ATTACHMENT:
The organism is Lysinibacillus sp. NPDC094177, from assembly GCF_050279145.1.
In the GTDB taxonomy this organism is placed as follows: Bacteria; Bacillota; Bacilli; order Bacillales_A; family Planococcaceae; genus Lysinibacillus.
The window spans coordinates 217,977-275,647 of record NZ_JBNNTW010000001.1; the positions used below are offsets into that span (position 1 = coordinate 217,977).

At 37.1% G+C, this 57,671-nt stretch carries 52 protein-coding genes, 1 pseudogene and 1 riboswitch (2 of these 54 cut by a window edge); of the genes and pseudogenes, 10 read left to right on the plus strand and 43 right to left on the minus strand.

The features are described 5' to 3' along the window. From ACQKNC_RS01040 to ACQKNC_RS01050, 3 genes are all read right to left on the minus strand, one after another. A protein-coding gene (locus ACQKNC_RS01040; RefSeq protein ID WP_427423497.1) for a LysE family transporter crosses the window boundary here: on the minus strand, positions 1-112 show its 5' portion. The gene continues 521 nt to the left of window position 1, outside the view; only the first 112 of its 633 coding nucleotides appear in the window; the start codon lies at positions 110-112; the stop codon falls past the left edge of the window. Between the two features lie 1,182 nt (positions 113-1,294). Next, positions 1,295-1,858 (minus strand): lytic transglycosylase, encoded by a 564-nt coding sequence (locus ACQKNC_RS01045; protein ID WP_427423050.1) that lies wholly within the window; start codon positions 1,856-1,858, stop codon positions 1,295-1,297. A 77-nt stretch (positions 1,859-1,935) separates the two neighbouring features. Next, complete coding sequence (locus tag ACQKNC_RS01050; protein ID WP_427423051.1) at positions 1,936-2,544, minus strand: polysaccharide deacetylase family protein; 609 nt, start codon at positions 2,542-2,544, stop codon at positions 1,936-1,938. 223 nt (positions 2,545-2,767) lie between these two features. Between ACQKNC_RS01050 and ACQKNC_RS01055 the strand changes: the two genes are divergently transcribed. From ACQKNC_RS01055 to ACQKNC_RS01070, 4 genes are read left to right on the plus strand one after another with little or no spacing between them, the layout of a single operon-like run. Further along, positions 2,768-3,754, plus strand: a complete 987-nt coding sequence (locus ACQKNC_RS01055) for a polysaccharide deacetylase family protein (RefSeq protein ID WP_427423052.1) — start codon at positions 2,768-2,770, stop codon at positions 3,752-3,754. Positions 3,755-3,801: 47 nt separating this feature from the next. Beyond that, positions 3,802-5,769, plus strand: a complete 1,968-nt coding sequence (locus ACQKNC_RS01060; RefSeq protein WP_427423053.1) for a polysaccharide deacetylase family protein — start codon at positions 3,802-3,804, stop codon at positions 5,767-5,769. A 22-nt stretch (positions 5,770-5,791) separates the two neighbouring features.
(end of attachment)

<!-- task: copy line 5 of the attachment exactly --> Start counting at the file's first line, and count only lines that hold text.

The features are described 5' to 3' along the window. From ACQKNC_RS01040 to ACQKNC_RS01050, 3 genes are all read right to left on the minus strand, one after another. A protein-coding gene (locus ACQKNC_RS01040; RefSeq protein ID WP_427423497.1) for a LysE family transporter crosses the window boundary here: on the minus strand, positions 1-112 show its 5' portion. The gene continues 521 nt to the left of window position 1, outside the view; only the first 112 of its 633 coding nucleotides appear in the window; the start codon lies at positions 110-112; the stop codon falls past the left edge of the window. Between the two features lie 1,182 nt (positions 113-1,294). Next, positions 1,295-1,858 (minus strand): lytic transglycosylase, encoded by a 564-nt coding sequence (locus ACQKNC_RS01045; protein ID WP_427423050.1) that lies wholly within the window; start codon positions 1,856-1,858, stop codon positions 1,295-1,297. A 77-nt stretch (positions 1,859-1,935) separates the two neighbouring features. Next, complete coding sequence (locus tag ACQKNC_RS01050; protein ID WP_427423051.1) at positions 1,936-2,544, minus strand: polysaccharide deacetylase family protein; 609 nt, start codon at positions 2,542-2,544, stop codon at positions 1,936-1,938. 223 nt (positions 2,545-2,767) lie between these two features. Between ACQKNC_RS01050 and ACQKNC_RS01055 the strand changes: the two genes are divergently transcribed. From ACQKNC_RS01055 to ACQKNC_RS01070, 4 genes are read left to right on the plus strand one after another with little or no spacing between them, the layout of a single operon-like run. Further along, positions 2,768-3,754, plus strand: a complete 987-nt coding sequence (locus ACQKNC_RS01055) for a polysaccharide deacetylase family protein (RefSeq protein ID WP_427423052.1) — start codon at positions 2,768-2,770, stop codon at positions 3,752-3,754. Positions 3,755-3,801: 47 nt separating this feature from the next. Beyond that, positions 3,802-5,769, plus strand: a complete 1,968-nt coding sequence (locus ACQKNC_RS01060; RefSeq protein WP_427423053.1) for a polysaccharide deacetylase family protein — start codon at positions 3,802-3,804, stop codon at positions 5,767-5,769. A 22-nt stretch (positions 5,770-5,791) separates the two neighbouring features.